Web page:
Brookite (Tio2) is a reddish-brown to black mineral consisting of titanium oxide in orthorhombic crystalline form: occurs in silica veins. It is one of the three main forms of titanium dioxide. It forms distinct and unique crystals, and is often associated with the two other minerals it is polymorphous with, Rutile and Anatase. Brookite almost always forms together with Quartz, and is occasionally entirely included within a Quartz crystal. It has a larger cell volume than either anatase or rutile, with 8 TiO2 groups per unit cell, compared with 4 for anatase and 2 for rutile. Iron Fe, tantalum Ta and niobium Nb are common impurities.
Brookite is named in honor of Henry J. Brooke (1771-1857), an English mineralogist who specialized in crystallography and discovered several new mineral species.
Brookite belongs to the orthorhombic dipyramidal crystal class 2/m 2/m 2/m (also designated mmm). The space group is Pcab and the unit cell parameters are a = 5.4558 Å, b = 9.1819 Å and c = 5.1429 Å. The formula is TiO2, with 8 formula units per unit cell (Z = 8).
Occurrences, Structure and Properties of Brookite
Brookite is typically occurs as brown, metallic crystals in veins in gneiss and schist; it is also found in placer deposits and, less commonly, in zones of contact metamorphism. It is widespread in veins in the Alps; in Fronolen, north Wales, it forms crystals on crevice walls in diabase. Brookite forms crystals that belong to the orthorhombic system.
Exceptionally large and beautifully colored Brookite crystals come from Balochistan, Pakistan, at Taftan, Dalbandin, and Kharan. In Russia, well-formed crystals come from Siberia at the Dodo and Puiva Mine, both in Saranpaul. Large crude crystals have been found at Fitampito, Iralamavory, Madagascar.
Its colors are reddish-brown, brown, yellow-brown, yellow-orange, greenish-gray, and black. Often has a lighter and darker color zone, or a black zone running through the center of a crystal. These crystals may be standalone, or in platy aggregates or bladed. It is often associated with minerals such as anatase, rutile, titanite, chlorite, orthoclase, hematite, calcite, quartz, and muscovite. Its crystals may also be bipyramidal or pseudohexagonal, as well as in equant stubby crystals. Crystals are usually microscopic to very small, except at a few localities where they occur in larger crystals. Crystals are usually striated.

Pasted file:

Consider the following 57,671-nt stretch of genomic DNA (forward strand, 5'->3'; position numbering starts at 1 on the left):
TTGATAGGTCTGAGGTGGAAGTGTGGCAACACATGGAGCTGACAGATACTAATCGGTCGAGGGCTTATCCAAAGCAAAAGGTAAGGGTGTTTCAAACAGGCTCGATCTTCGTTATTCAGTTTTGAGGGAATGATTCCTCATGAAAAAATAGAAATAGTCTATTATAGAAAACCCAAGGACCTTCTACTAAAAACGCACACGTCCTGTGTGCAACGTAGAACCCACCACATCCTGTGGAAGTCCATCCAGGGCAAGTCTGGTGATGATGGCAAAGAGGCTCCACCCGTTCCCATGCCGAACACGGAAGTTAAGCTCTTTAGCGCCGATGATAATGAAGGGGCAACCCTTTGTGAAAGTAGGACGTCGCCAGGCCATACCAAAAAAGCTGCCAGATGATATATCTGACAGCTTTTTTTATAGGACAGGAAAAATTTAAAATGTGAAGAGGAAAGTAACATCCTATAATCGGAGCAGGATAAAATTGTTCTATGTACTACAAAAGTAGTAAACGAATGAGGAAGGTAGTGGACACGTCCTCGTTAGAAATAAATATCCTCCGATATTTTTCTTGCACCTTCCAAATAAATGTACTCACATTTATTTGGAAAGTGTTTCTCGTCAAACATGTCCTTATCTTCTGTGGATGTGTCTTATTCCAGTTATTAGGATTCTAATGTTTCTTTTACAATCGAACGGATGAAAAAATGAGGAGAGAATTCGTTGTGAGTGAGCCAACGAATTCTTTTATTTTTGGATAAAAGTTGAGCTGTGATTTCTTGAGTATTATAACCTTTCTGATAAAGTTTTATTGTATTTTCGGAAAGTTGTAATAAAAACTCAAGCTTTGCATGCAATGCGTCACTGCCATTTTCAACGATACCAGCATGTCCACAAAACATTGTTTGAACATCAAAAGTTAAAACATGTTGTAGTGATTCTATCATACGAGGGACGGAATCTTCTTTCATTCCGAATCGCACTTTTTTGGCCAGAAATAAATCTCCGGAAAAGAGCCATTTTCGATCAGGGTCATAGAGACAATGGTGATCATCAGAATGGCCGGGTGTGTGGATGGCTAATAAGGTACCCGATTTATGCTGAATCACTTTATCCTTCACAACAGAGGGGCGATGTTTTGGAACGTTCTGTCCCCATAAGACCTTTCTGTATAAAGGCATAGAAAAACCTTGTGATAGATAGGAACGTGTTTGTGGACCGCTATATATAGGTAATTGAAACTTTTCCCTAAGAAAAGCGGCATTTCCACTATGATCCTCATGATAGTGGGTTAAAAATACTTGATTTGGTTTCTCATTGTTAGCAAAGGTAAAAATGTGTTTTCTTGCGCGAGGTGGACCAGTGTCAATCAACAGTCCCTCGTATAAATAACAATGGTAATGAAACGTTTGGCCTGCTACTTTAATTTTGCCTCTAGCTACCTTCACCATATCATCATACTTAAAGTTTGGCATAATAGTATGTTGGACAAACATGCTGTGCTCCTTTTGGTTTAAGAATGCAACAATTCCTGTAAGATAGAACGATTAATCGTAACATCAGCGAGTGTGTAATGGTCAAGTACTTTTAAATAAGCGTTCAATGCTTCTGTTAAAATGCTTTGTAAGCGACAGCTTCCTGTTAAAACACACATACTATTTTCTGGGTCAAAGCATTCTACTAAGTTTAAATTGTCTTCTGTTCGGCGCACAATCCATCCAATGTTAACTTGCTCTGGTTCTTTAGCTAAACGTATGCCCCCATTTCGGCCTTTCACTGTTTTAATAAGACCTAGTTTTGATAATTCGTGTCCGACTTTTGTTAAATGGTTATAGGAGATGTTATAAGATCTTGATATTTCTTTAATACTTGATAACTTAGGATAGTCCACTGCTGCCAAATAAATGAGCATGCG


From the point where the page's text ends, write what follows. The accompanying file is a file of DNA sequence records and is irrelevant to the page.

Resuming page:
The brookite structure is built up of distorted octahedra with a titanium ion at the center and oxygen ions at each of the six vertices. Each octahedron shares three edges with adjoining octahedra, forming an orthorhombic structure. The density of brookite is 4.1 to 4.14 g/cm3 with a hardness of 5.5 to 6 – between a knife blade and orthoclase.
Brookite is a brittle mineral, with a subconchoidal to irregular fracture and poor cleavage in one direction parallel to the c crystal axis and traces of cleavage in a direction perpendicular to both the a and the b crystal axes. Twinning is uncertain. The mineral has a Mohs hardness of 5½ to 6, between apatite and feldspar. This is the same hardness as anatase and a little less than that of rutile (6 to 6½). The specific gravity is 4.08 to 4.18, between that of anatase at 3.9 and rutile at 4.2. In low temperature alpine Quartz veins and cavities in metamorphosed schists and gneiss, in hydrothermal vein deposits, and in placer deposits.
Uses of Brookite
Brookite is a rare collector mineral and is desired by collectors, especially good crystals.